First patients in Wales treated with Versius as part of national programme

  • The first cases have taken place with Versius within the colorectal specialty at Cardiff & Vale University Health Board
  • Betsi Cadwaladr University Health Board becomes the second hospital in Wales to start robotic procedures with Versius, with initial cases in gynaecology
  • The National Robotic Assisted Surgery Programme is a partnership between CMR Surgical and NHS Wales to improve surgical outcomes and transform the experience of surgery for thousands of patients

CMR Surgical (CMR) – the global surgical robotics company – has announced that the first patients in Wales have been treated as part of a new all-Wales National Robotic Assisted Surgery Programme, using the Versius® Surgical Robotic System.

Colorectal patients at the Cardiff & Vale University Health Board have begun to receive successful robotic-assisted surgery with the Versius surgical robot. In north Wales, at Betsi Cadwaladr University Health Board, cases have started in gynaecology.

The National Robotic Assisted Surgery Programme was introduced by the Welsh Government to improve outcomes for cancer patients by increasing the number of patients across Wales who have access to less-invasive, minimal access surgery (MAS). MAS offers well-recognised benefits to the patients, when compared to open surgery, including reduced pain, scarring and recovery time. Versius enables surgeons to perform complex procedures precisely and accurately, with the surgeon operating four robotic arms from an independent, open console.

Jared Torkington, Lead Clinician for the National Robotics Assisted Surgery Programme and Consultant Colorectal Surgeon at Cardiff & Vale University Health Board: “We are hugely excited about the start of a unique, networked robotic programme in Wales, designed to improve the quality of surgery, attract and retain staff and work with the public in highlighting the importance of early presentation and existing screening programmes in Bowel and other cancers.”

Mr Richard Peevor, Consultant Gynaecological Oncologist at Betsi Cadwaladr University Health Board, who is one of the first surgeons to use the robot, said: “We are proud to become the first surgical discipline to use robotics to treat our patients in North Wales. We are offering this kind of surgery to women needing hysterectomies for gynaecological cancer. Robotic surgery has many advantages compared to open surgery; benefits include less blood loss, shorter hospital stays and quicker recovery. Here in Betsi Cadwaladr we are the Gynaecological Cancer Surgical Centre for North Wales so having the robot available to us will really strengthen the service we already have in place for our patients.”

Later this year, two further health boards will start using Versius for surgical cases. The programme is expected to expand to cover upper GI and urology in addition to colorectal and gynaecology.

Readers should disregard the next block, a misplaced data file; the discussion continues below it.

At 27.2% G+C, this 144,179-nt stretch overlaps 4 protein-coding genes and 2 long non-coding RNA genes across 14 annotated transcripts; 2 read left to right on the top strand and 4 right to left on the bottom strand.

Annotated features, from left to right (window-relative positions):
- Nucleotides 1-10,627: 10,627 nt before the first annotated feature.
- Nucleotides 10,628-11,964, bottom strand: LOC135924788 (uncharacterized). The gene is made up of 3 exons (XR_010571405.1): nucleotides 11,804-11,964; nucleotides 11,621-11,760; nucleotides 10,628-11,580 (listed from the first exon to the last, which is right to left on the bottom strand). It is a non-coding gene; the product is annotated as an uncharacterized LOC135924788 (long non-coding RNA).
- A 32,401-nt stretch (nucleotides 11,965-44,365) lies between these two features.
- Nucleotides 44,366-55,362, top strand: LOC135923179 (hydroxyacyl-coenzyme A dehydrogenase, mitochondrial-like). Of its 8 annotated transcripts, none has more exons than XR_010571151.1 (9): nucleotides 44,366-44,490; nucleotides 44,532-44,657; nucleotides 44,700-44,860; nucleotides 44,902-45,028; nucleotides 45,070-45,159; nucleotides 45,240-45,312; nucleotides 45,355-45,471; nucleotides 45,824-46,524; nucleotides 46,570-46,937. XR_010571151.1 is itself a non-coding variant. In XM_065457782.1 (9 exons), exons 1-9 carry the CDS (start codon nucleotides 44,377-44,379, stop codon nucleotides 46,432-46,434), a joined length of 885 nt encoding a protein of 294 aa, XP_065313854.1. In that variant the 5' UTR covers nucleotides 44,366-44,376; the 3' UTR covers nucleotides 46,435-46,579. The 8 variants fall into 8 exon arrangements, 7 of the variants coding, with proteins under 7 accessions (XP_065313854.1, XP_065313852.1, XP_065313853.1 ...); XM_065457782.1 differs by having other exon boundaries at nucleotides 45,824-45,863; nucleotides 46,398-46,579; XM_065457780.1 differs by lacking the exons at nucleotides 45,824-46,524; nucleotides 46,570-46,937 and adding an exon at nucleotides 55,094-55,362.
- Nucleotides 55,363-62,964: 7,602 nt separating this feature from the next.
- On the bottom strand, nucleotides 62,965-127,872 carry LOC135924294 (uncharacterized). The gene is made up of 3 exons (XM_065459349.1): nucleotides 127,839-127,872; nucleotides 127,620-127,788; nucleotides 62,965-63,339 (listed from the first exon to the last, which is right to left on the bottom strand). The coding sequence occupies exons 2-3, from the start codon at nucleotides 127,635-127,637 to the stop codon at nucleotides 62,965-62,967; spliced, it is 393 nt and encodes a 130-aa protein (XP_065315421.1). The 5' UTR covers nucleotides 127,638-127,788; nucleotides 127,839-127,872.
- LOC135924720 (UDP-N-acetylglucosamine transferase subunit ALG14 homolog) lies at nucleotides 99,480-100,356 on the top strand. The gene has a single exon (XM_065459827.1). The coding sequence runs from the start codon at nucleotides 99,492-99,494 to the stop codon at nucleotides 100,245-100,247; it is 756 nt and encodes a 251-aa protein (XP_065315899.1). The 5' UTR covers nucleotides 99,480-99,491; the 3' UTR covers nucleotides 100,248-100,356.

The all-Wales programme aims to standardise patient care across the country, and will mean that patients will not have to travel to England for robotic procedures. The programme will also benefit from research generated through CMR’s global clinical registry, which consists of real time data on surgical procedures, helping to build a benchmark to support surgical standards within robotic assisted surgery (RAS). Additionally, it is expected that the innovative approach to surgical care will enhance recruitment and retention within the surgical workforce.

CMR has supported the implementation of the programme through extensive onsite support and training, and will continue to support the programme through a collaborative partnership with NHS Wales, Welsh Government, Life Sciences Hub Wales and Moondance Cancer Initiative. CMR was appointed as the industry partner for the programme following a competitive procurement process.

Ana Raduc, General Manager, UK and Ireland at CMR Surgical:

“At CMR, we are thrilled to be a part of this pioneering strategy, and welcome the leadership that Wales has shown in adopting an innovative approach that will deliver real benefits for NHS Wales, surgeons and most importantly, patients across the country, by harnessing the power of Versius. We hope this programme will demonstrate the merits of a country-wide surgical robotic public health programme as health systems worldwide face rising pressures and growing backlogs of elective care. Wales has led the way, and we encourage a further discussion and best practice sharing on the merits of a national surgical robotics programme with other UK nations.”